1. Education

At Eckerd College, a tight-knit campus pulls together before evacuating

Natalie Turiczek, left, 18, of Winter Garden, holds up her fish as she leaves her dorm at Eckerd College Wednesday. With her, from second from left are Louise Nico, Natalie's roommate Alicen Nico, 18, Jake Duggan, 18, and Natalie's mother, Robin Turiczek, holding the fish bowl. Eckerd College will be closed starting Thursday and required students to evacuate in preparation for Hurricane Irma.[LARA CERRI | Times]
Published Sep. 7, 2017

ST. PETERSBURG — Eckerd College sophomores Chris Donbrowski and Chris Keskeny walked through a nearly empty campus to Triton's Pub on Wednesday afternoon, wondering if it was still open.

The day before, they'd received an email calling for a mandatory evacuation of dorms due to Hurricane Irma. Most students had already left, and they were required to be out of their dorms with their belongings by 9 a.m. Thursday. Campus would close completely by 5 p.m. Thursday.

"We're planning to take a road trip to Tennessee," said Donbrowski, who is from New Jersey. "Or maybe just stay here, hunker down and fight it with our bare hands."

HURRICANE GUIDE: Emergency information, tracking map and storm resources

Keskeny said his family lives in Gulfport, and was waiting to find out whether evacuation was necessary before leaving. But 80 percent of Eckerd's 1,900 students are from out of state, which factored into the decision to get a head start clearing the campus, said Valerie Gliem, the school's vice president of marketing and communications.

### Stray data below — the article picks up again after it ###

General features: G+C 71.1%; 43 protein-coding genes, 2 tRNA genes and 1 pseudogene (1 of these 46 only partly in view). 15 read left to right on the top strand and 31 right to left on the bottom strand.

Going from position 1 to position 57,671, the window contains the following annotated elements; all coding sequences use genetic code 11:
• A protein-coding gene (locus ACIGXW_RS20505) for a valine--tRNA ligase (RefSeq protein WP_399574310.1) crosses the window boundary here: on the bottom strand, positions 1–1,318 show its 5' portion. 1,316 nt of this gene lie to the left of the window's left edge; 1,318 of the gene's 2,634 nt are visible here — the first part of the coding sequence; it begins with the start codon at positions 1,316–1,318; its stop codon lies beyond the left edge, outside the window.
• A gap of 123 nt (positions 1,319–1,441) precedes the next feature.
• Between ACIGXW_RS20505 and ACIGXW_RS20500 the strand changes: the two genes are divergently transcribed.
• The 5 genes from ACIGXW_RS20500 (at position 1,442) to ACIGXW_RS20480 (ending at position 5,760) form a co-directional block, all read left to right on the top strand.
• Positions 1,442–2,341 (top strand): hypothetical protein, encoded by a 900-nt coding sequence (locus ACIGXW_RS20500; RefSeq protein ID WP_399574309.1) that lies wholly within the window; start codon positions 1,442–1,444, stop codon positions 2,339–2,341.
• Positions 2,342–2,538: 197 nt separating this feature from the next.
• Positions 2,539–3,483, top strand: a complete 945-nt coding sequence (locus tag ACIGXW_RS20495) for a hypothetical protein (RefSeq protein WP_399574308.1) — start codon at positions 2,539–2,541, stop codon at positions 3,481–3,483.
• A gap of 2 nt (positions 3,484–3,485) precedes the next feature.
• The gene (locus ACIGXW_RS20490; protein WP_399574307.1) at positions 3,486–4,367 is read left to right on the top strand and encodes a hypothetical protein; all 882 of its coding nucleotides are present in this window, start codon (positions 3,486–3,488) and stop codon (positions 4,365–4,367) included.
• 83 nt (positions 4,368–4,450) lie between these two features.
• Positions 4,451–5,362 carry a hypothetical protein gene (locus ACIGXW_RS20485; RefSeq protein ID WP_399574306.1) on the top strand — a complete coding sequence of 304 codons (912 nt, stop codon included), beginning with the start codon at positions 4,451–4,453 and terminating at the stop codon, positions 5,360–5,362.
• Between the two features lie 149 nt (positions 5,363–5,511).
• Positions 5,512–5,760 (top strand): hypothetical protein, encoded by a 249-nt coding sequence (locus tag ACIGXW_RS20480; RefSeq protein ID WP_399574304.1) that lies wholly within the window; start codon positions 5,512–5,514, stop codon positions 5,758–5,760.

"We start very early taking into account what the scenarios could be," Gliem said. "Communication can be challenging. We have parents as far as 1,300 miles away, so we need to give them time."

Ben Spruck, a 22-year-old senior majoring in biology, spent Wednesday morning moving objects away from the windows of his dorm and unplugging his refrigerator. He planned to leave for North Carolina late Wednesday evening or early Thursday morning.

"I kind of saw it coming," he said. "You hope for the best and plan for the worst."

Rebecca Valentine, 20, a junior and the student body president, said she hung around campus after most of her friends had left to help make sure people had a place to go.

"We got that email and then everyone was like, 'holy s---, this is real,'" she said.

Valentine said the college is helping international students who can't travel home find lodging.

"We expect students to have a plan, but we provide a safety net for them," Gliem said.

Robbyn Hopewell, director of media and public relations, said the college has yet to decide when they will reopen.

"When we bring them back, we want it to be a safe environment," she said.

Valentine is evacuating with friends to Atlanta, but said she was impressed with the sense of community that rose up in the dorms over the last few days. She's taking two students she doesn't know with her, as she's heard others are doing too.

"People were posting on Facebook and just walking around and asking people who looked stressed out if they had a place to go," she said. "I think that's a testament to the community here. Regardless of what gets destroyed, I know we're going to be OK."

Contact Divya Kumar at


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